Ah, the sea. A few years ago, enjoying a wade through the Dwyryd Estuary at low tide while traveling in northern Wales, I declared that it was high time we planned an ocean-centric trip. While an estuary isn’t technically an ocean (it’s ocean-adjacent), it has that maritime feel to it—you know, briny sea air and noisy seagulls and such—leaving my inner Jacquetta Cousteau all riled up, a feeling that never quite dissipated.
This past June, once we secured the catsit in Santa Rosa, I could finally make good on my threat. Tacking on some seaside time wasn’t even up for discussion—it was going to happen. Thirty minutes’ drive from Santa Rosa, but a world away by feel, Bodega Bay boasts one of the few swimmable beaches in the area (if you dare to brave the cold water) and is a draw for urban escapees from the San Francisco Bay area, as well as the occasional traveler from much further afield.
Sitting atop a “tranquil bluff overlooking the Pacific Ocean,” Bodega Bay Lodge was our home for the final four nights of our trip. Early mornings were spent on the balcony listening to the continuous soundtrack of foghorns and sealion grunts, the sources of the littoral chorus obscured by the ghostly, fog-filled marine layer. It was magical.
The fishing village of Bodega Bay hugs the northeast shore of Bodega Harbor. With a population of less than 700, it has a wonderfully low-key vibe. There isn’t a whole lot to do there except explore the striking headlands and beaches, but that was perfect because, with the exception of our final wine tasting and a visit to their weekly farmers market, that was pretty much all we planned to do.
In particular, Bodega Head, that spit of land you see jutting out from the mainland like an elephant’s trunk in the aerial photo above, is a stunning place to explore.
It was also the place where the husband and his cellphone parted ways in a daring escape that would make any Alcatraz prisoner proud. Unable to quell his inner 8-year-old, the husband pranced about in the violent surf, playing a game of Chicken with the crashing waves. During one ungainly sissone/petit jeté/pas de chat combo, his cellphone broke free from his breast pocket and dove to
freedom a watery grave.
Back at the hotel and still bewildered and in shock over the sudden, costly loss (oh no, wait, that was me), the husband engaged my phone’s “track my iphone” feature, the same function he used to locate me when I was lost but not lost in the French Alps. A little map appeared with a tiny circle flashing right where the brazen leap had occurred, but we reasoned that the app was just noting the last place the phone had been seen alive.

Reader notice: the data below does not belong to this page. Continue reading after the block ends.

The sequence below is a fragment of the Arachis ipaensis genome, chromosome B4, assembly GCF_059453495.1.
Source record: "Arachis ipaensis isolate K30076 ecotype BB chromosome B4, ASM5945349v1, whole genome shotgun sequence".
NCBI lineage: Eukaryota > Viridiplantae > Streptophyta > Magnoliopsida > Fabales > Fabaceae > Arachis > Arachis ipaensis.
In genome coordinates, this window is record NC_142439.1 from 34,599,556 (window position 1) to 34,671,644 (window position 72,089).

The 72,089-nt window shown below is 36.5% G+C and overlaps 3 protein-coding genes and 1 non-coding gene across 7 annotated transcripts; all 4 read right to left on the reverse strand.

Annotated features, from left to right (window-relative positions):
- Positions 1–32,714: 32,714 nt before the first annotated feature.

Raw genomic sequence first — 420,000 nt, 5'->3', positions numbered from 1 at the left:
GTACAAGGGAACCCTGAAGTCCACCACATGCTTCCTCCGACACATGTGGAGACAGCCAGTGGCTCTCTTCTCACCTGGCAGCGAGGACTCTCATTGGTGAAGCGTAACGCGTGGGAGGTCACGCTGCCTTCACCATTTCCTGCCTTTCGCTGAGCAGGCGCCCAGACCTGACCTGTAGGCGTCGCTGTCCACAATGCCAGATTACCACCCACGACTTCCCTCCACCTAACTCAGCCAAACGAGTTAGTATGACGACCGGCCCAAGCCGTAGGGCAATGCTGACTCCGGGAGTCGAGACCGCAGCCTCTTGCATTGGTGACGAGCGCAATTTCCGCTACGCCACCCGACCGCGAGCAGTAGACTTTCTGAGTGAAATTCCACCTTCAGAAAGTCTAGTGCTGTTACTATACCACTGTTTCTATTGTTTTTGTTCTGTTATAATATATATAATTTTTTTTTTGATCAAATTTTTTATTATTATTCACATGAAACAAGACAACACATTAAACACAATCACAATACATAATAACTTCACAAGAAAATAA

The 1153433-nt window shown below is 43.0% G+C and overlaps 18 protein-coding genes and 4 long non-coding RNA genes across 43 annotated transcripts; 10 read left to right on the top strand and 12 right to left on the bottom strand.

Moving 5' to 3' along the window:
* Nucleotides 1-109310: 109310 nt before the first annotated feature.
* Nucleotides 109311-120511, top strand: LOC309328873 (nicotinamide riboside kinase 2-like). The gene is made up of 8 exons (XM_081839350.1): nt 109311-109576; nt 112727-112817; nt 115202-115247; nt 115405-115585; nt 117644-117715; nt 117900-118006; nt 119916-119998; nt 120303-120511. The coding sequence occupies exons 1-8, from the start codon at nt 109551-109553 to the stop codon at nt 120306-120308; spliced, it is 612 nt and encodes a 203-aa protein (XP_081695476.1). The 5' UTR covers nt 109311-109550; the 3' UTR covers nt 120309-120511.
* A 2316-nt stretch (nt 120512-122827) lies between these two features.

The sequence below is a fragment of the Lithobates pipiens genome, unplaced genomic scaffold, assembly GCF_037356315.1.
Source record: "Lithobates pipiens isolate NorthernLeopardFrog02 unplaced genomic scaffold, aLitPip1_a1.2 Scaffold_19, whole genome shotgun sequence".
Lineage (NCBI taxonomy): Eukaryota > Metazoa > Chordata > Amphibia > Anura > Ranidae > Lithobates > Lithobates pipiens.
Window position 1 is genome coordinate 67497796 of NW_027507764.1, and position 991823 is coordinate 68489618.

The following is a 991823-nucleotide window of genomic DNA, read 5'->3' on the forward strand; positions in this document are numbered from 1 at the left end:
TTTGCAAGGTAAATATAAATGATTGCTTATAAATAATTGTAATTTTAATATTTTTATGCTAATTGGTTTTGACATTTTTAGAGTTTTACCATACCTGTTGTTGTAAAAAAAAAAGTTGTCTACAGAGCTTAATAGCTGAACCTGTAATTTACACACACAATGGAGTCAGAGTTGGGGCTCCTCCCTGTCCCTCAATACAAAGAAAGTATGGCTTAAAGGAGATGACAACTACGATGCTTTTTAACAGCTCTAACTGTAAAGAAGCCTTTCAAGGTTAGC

The next day, on the husband’s insistence, we returned to the scene of the incident on the incredibly remote chance that the sea had somehow coughed up the toxic interloper, but alas, it was not to be.
Not long after, we hiked to a remote beach full of rock-clinging sea creatures and squishy invertebrates. Here it became clear that the husband had not been chastened in the least. His moves had transformed from clumsy ballet hops into a more elegant triathlete run, but the previous day’s lesson had eluded him.
All this beach exploration, wave taunting, and ignoring of life lessons left us hungry, so we drove to the only “grocery store” (in reality, just a tiny general store) we could find, which was many miles inland. There, we were finally able to pay homage to Alfred Hitchcock’s The Birds, which, like John Carpenter’s The Fog, was filmed at Bodega Bay.
A few quick words about food, should you be of a mind to visit Bodega Bay yourself: First, you’re going to want to eat at Spud Point Crab Company. Everybody does. It was not crab season when we visited, so we had their clam chowder—New England style for the husband and Manhattan style for me. It was delicious, and I’m an avowed non-liker of clam chowder! But here’s the important point: go early. We essentially had our clam chowder for breakfast. When we drove past Spud Point a little later, about 10:30 am, the line was obnoxiously long.
And second, shops around here, including many restaurants, close up early . . . often by 6pm. That’s not a problem for the us, the King and Queen of Early Bird Specials, but if you prefer your dinners when New Yorkers (or God forbid, Spaniards) do, you’re going to have very few options in an already limited dining scene.
We’d love to return to Bodega Bay one day. In fact, we probably will. The drive back to San Francisco via scenic Highway 1 lived up to the hype and left me with a new Dust-Farm-Pail List goal: drive the entirety of that spectacular route (in chunks). We have several sections left to do, including the one from Bodega Bay to Eureka. Next time, though, we’re coming back during crab season.